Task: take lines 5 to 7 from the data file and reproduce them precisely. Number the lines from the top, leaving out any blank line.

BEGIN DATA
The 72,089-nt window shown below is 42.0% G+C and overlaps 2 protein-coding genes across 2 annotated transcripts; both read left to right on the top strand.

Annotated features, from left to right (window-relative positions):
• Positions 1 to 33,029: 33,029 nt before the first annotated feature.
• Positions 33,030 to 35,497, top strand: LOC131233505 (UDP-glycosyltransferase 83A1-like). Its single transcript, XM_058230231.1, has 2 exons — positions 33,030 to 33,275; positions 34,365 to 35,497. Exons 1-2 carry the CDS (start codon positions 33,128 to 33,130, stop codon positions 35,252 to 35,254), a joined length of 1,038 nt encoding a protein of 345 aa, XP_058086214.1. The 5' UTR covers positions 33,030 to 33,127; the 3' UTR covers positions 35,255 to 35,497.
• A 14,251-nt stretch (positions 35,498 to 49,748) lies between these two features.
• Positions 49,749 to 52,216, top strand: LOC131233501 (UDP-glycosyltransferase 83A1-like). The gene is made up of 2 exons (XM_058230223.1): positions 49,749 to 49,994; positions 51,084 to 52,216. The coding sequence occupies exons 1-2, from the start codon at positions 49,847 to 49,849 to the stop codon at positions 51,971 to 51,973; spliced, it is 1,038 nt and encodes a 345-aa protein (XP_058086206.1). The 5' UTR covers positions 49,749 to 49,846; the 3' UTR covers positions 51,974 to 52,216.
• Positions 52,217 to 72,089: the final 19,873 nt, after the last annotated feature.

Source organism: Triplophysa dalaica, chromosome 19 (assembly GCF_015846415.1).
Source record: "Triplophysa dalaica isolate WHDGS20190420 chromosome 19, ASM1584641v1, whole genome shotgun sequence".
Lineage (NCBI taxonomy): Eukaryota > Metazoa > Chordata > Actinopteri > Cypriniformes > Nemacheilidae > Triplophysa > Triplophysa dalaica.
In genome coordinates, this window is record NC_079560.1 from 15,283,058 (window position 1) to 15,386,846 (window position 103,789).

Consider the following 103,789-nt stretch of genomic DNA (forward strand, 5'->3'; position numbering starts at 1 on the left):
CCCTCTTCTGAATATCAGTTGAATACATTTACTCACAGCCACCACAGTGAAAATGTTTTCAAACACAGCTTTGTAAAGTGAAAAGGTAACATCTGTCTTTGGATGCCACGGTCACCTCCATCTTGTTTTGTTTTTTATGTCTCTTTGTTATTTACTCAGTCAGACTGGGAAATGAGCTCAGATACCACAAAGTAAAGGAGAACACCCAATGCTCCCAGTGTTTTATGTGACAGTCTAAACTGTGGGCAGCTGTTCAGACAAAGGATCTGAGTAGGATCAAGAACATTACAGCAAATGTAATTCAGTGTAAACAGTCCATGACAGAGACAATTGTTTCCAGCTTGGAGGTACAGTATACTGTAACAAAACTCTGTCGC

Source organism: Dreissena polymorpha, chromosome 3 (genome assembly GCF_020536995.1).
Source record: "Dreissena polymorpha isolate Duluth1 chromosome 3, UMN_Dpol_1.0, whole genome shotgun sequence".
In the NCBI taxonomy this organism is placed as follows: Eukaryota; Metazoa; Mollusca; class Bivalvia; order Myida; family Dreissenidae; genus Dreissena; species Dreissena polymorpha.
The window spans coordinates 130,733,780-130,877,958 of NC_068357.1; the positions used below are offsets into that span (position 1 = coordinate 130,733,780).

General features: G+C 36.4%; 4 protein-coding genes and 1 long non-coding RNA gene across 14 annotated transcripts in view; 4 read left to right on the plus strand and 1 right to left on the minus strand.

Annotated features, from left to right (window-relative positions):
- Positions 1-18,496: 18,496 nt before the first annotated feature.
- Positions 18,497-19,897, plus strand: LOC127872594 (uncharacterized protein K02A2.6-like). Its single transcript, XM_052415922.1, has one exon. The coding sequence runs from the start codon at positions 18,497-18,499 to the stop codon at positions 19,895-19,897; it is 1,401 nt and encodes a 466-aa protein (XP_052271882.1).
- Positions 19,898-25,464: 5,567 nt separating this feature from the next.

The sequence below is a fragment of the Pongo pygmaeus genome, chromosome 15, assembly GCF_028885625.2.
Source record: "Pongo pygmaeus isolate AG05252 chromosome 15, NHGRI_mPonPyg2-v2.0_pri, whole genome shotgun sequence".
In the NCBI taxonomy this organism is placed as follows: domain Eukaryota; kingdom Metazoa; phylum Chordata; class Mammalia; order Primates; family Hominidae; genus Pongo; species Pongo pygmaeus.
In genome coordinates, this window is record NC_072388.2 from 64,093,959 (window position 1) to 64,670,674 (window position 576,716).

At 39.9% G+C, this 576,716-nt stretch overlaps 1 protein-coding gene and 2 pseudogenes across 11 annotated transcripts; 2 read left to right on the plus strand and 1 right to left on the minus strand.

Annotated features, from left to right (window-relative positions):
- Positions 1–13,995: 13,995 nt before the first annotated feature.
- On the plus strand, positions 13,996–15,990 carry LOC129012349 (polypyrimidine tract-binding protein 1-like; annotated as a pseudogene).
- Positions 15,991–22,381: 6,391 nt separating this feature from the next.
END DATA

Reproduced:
• A 14,251-nt stretch (positions 35,498 to 49,748) lies between these two features.
• Positions 49,749 to 52,216, top strand: LOC131233501 (UDP-glycosyltransferase 83A1-like). The gene is made up of 2 exons (XM_058230223.1): positions 49,749 to 49,994; positions 51,084 to 52,216. The coding sequence occupies exons 1-2, from the start codon at positions 49,847 to 49,849 to the stop codon at positions 51,971 to 51,973; spliced, it is 1,038 nt and encodes a 345-aa protein (XP_058086206.1). The 5' UTR covers positions 49,749 to 49,846; the 3' UTR covers positions 51,974 to 52,216.
• Positions 52,217 to 72,089: the final 19,873 nt, after the last annotated feature.